Visual programming languages enable a process known as explorative programming. Simply begin and build a program step by step, before an exact solution has been fully thought through. Existing programming steps can be tested for their functionality time and again. Programmers mainly work with browser-based solutions that work regardless of the computer operating system. The results can normally be exported to other, text-based programming languages.

Disadvantages of visual programming

Part of graphical programming is tied to special applications or certain systems, hardware or end devices. In general, it’s not possible to create individual elements or add comments for project team members to review. This makes it hard to maintain an overview even with only slightly more complex programs. Moreover, visually programmed projects can only be scaled to a limited extent. Adjusting them to large or rapidly growing projects is therefore difficult. In the case of big projects, the advantage of explorative programming can quickly become a disadvantage in the form of unstructured code. Programs like these are awkward to maintain and expand.

What visual programming languages exist?

A wide range of visual programming languages is available. Here’s just a selection:


The best-known and, by far, the most widespread visual programming language is Scratch. It was first released in 2007 and is intended to make learning programming easy for children. The offshoot ScratchJr is a free app intended for children aged between 5 and 7 years. Some other languages for graphical programming have been developed based on Scratch, such as BYOB 4.0/Snap!.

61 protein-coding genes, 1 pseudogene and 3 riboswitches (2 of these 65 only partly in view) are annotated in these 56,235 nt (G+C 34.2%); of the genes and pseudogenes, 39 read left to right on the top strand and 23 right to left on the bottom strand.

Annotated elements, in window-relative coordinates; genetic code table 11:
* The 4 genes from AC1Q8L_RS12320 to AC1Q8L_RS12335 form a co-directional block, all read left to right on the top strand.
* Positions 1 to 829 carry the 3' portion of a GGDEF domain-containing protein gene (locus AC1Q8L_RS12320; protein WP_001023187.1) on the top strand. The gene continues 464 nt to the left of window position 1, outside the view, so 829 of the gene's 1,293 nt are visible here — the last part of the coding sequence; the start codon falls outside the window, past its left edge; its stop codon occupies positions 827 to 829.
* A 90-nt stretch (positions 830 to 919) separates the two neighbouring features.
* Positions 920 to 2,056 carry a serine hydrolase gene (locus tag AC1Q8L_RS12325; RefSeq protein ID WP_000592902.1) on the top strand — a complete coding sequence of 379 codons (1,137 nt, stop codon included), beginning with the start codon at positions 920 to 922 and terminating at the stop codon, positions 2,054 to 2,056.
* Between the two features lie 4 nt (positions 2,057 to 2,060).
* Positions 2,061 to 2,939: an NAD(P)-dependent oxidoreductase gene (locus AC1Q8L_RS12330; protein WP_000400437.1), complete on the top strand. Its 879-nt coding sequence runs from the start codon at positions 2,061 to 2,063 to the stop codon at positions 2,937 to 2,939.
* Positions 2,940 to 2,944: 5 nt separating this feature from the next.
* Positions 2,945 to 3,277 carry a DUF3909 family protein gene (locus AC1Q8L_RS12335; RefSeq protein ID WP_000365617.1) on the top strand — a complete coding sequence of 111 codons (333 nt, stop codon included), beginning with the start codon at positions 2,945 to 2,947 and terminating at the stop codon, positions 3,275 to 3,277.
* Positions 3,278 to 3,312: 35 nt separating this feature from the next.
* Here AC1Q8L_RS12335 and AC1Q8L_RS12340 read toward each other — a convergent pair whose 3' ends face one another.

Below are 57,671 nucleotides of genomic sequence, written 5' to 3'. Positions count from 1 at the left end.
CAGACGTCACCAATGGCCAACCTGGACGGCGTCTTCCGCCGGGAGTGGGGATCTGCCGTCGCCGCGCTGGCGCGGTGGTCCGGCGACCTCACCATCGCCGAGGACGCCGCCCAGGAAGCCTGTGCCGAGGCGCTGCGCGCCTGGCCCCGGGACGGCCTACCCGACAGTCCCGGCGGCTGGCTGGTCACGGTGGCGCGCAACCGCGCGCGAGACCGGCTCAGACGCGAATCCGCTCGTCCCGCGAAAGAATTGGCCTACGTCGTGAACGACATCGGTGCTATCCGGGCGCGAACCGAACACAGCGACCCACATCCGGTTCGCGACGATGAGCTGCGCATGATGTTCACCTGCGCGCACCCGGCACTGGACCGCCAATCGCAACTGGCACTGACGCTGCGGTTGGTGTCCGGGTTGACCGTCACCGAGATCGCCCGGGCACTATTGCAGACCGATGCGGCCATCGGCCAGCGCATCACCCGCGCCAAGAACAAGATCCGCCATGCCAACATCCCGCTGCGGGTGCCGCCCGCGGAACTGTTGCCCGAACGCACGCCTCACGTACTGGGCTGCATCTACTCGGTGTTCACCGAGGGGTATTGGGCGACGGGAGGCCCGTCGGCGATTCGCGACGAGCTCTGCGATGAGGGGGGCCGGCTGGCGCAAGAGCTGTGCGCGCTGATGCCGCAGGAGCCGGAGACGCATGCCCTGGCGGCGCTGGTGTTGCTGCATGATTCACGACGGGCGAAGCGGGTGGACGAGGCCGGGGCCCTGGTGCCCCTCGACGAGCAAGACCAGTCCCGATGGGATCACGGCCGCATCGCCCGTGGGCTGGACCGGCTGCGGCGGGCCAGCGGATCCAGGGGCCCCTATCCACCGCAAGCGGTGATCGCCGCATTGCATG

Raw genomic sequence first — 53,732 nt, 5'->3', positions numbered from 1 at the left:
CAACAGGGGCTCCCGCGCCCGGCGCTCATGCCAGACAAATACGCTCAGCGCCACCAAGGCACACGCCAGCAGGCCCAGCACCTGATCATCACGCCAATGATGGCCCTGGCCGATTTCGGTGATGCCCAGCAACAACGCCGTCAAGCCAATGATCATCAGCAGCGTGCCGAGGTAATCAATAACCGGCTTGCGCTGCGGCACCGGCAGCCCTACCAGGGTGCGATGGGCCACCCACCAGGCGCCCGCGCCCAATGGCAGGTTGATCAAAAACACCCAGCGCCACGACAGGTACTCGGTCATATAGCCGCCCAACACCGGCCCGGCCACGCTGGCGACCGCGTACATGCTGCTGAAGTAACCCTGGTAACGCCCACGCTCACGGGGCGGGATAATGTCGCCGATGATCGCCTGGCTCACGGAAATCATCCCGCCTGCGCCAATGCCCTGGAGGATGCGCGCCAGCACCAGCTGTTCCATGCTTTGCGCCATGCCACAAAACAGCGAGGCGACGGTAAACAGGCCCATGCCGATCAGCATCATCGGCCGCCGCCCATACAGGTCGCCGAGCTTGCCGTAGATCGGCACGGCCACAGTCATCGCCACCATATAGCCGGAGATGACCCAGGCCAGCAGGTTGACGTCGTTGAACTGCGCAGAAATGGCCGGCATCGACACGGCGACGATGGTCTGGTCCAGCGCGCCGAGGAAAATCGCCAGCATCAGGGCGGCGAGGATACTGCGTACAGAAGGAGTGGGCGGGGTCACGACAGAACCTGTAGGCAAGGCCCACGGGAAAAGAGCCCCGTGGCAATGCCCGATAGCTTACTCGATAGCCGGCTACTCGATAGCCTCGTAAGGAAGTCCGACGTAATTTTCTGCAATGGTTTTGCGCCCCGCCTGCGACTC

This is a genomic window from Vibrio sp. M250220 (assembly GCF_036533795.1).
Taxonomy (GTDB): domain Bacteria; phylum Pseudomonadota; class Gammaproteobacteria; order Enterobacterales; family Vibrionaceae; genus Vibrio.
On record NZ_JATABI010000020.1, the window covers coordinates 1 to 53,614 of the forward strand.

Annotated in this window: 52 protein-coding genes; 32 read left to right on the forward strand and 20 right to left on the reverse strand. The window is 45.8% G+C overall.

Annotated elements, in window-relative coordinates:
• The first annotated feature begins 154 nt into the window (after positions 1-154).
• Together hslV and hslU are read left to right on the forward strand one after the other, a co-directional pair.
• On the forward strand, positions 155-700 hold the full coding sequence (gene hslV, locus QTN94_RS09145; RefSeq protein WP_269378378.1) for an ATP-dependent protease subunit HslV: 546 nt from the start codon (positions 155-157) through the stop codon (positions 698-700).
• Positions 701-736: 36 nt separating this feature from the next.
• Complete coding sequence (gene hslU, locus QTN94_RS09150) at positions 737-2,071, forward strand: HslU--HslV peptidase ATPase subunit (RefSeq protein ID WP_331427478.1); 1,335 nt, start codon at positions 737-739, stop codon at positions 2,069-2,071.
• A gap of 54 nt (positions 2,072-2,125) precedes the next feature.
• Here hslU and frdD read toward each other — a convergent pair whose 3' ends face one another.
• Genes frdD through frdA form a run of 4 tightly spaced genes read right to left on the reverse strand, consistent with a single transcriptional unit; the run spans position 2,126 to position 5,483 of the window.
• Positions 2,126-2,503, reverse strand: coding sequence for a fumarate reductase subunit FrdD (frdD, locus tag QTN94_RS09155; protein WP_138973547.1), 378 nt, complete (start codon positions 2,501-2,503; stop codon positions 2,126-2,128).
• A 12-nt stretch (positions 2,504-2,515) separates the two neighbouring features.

Blockly is a type of library. It offers a visual programming editor that is added to Android, iOS and web applications. Blockly also uses interlinked, graphical blocks. The programmed algorithms can be exported as JavaScript or Python code, for example.


NEPO is based on Scratch and uses the freely available library Blockly. It has been expanded with its own functionalities. An advantage of NEPO includes the open interfaces that can also control other hardware or robotic systems.


Grape is a graphical development environment. It allows even programming novices to code microcontrollers in simple steps.

App Inventor

App Inventor originally comes from Google. The graphical interface enables applications for Android phones to be programmed with graphical blocks.


This graphical programming language is especially suited to programming the microcontroller Arduino without text entries.

Pure Data

This visual programming language is based on data flows and is also a development environment. Pure Data is used to produce interactive multimedia software – such as for synthesizers.

Lego Mindstorms

A product line from the toy manufacturer Lego, it revolves around programmable Lego blocks: Using electric motors, sensors, and Lego technology pieces, it’s possible to build and program robots and other interactive systems.